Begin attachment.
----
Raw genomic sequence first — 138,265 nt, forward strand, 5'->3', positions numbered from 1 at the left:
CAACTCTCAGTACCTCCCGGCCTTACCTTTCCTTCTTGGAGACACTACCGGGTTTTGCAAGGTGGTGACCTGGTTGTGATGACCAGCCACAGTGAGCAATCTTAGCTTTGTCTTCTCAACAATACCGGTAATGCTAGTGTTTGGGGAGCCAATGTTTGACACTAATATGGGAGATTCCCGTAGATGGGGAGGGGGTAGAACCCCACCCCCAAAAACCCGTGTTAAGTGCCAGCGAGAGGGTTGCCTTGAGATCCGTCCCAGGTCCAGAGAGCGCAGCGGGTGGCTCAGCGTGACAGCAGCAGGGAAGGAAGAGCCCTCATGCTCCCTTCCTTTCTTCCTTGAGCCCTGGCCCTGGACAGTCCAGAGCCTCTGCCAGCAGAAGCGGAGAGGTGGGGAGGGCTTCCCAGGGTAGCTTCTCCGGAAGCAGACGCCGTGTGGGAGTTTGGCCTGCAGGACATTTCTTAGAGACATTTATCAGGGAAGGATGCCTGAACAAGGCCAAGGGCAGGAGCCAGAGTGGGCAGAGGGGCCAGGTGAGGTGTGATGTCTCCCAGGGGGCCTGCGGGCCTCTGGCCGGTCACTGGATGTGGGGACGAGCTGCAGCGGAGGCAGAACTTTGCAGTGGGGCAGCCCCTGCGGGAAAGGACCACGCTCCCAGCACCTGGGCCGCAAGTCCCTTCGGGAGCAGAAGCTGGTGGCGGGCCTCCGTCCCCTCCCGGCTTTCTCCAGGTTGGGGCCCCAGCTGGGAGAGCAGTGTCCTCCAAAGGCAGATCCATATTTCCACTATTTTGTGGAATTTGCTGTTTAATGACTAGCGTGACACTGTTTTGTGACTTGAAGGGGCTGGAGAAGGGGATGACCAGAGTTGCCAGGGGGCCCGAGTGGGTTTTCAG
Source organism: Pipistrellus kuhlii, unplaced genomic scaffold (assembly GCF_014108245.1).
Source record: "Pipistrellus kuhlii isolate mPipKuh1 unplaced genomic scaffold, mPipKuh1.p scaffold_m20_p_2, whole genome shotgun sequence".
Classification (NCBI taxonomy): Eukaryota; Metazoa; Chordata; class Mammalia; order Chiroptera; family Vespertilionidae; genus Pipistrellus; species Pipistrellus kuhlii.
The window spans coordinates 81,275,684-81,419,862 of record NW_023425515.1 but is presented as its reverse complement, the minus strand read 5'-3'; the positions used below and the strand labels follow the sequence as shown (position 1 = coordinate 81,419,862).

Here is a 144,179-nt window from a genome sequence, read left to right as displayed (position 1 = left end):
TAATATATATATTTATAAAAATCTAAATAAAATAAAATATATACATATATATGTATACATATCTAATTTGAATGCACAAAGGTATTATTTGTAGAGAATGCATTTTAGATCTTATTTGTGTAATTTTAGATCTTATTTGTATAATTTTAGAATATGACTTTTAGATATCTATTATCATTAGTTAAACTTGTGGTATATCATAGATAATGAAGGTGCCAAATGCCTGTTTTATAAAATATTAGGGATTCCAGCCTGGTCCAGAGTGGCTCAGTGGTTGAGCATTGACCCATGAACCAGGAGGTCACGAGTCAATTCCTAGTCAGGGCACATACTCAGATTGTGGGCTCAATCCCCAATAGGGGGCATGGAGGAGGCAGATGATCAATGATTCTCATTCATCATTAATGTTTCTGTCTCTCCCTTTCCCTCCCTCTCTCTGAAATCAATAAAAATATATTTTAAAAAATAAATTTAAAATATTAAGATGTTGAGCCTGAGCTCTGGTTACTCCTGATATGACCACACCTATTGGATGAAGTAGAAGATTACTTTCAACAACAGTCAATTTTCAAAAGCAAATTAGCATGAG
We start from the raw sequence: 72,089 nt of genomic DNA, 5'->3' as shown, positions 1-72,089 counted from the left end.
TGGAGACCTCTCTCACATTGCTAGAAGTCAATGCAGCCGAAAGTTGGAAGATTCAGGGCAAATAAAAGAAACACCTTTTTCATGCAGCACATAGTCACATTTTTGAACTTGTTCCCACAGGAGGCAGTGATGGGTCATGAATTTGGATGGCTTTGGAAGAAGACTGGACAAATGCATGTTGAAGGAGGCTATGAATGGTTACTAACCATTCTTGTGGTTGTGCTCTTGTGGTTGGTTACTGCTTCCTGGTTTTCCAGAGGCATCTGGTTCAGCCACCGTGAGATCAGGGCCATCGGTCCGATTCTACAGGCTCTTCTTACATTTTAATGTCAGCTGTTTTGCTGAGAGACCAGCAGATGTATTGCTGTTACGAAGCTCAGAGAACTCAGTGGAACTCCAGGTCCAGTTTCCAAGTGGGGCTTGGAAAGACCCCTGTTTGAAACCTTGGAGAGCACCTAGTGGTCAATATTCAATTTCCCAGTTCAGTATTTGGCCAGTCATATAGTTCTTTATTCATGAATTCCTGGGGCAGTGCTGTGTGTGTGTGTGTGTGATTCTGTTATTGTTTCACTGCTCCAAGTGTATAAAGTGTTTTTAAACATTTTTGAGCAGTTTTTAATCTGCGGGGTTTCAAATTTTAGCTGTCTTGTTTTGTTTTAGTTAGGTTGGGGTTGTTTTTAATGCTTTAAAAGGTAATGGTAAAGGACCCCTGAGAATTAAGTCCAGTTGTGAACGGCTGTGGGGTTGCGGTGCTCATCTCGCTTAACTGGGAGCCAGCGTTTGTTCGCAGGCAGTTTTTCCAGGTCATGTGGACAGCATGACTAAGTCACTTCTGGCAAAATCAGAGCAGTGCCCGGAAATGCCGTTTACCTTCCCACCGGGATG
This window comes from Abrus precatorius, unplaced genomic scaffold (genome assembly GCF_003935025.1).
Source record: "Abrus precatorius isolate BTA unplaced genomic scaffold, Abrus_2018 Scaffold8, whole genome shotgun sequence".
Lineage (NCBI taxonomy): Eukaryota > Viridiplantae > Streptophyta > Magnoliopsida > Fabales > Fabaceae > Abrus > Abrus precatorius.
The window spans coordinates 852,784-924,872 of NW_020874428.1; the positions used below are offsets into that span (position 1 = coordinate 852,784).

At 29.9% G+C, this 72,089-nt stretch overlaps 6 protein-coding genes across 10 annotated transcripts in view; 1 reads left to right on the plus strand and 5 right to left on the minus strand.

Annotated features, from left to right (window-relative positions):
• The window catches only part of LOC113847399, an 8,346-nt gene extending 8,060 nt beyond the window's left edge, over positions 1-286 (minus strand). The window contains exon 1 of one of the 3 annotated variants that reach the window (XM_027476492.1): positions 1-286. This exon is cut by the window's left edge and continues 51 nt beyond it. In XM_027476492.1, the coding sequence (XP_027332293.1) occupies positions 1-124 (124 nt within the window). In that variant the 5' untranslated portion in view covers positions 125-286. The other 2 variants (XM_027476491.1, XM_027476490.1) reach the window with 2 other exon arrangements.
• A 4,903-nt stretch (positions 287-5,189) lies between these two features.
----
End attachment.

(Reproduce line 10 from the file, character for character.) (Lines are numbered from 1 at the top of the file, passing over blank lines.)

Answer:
TGGAGACCTCTCTCACATTGCTAGAAGTCAATGCAGCCGAAAGTTGGAAGATTCAGGGCAAATAAAAGAAACACCTTTTTCATGCAGCACATAGTCACATTTTTGAACTTGTTCCCACAGGAGGCAGTGATGGGTCATGAATTTGGATGGCTTTGGAAGAAGACTGGACAAATGCATGTTGAAGGAGGCTATGAATGGTTACTAACCATTCTTGTGGTTGTGCTCTTGTGGTTGGTTACTGCTTCCTGGTTTTCCAGAGGCATCTGGTTCAGCCACCGTGAGATCAGGGCCATCGGTCCGATTCTACAGGCTCTTCTTACATTTTAATGTCAGCTGTTTTGCTGAGAGACCAGCAGATGTATTGCTGTTACGAAGCTCAGAGAACTCAGTGGAACTCCAGGTCCAGTTTCCAAGTGGGGCTTGGAAAGACCCCTGTTTGAAACCTTGGAGAGCACCTAGTGGTCAATATTCAATTTCCCAGTTCAGTATTTGGCCAGTCATATAGTTCTTTATTCATGAATTCCTGGGGCAGTGCTGTGTGTGTGTGTGTGTGATTCTGTTATTGTTTCACTGCTCCAAGTGTATAAAGTGTTTTTAAACATTTTTGAGCAGTTTTTAATCTGCGGGGTTTCAAATTTTAGCTGTCTTGTTTTGTTTTAGTTAGGTTGGGGTTGTTTTTAATGCTTTAAAAGGTAATGGTAAAGGACCCCTGAGAATTAAGTCCAGTTGTGAACGGCTGTGGGGTTGCGGTGCTCATCTCGCTTAACTGGGAGCCAGCGTTTGTTCGCAGGCAGTTTTTCCAGGTCATGTGGACAGCATGACTAAGTCACTTCTGGCAAAATCAGAGCAGTGCCCGGAAATGCCGTTTACCTTCCCACCGGGATG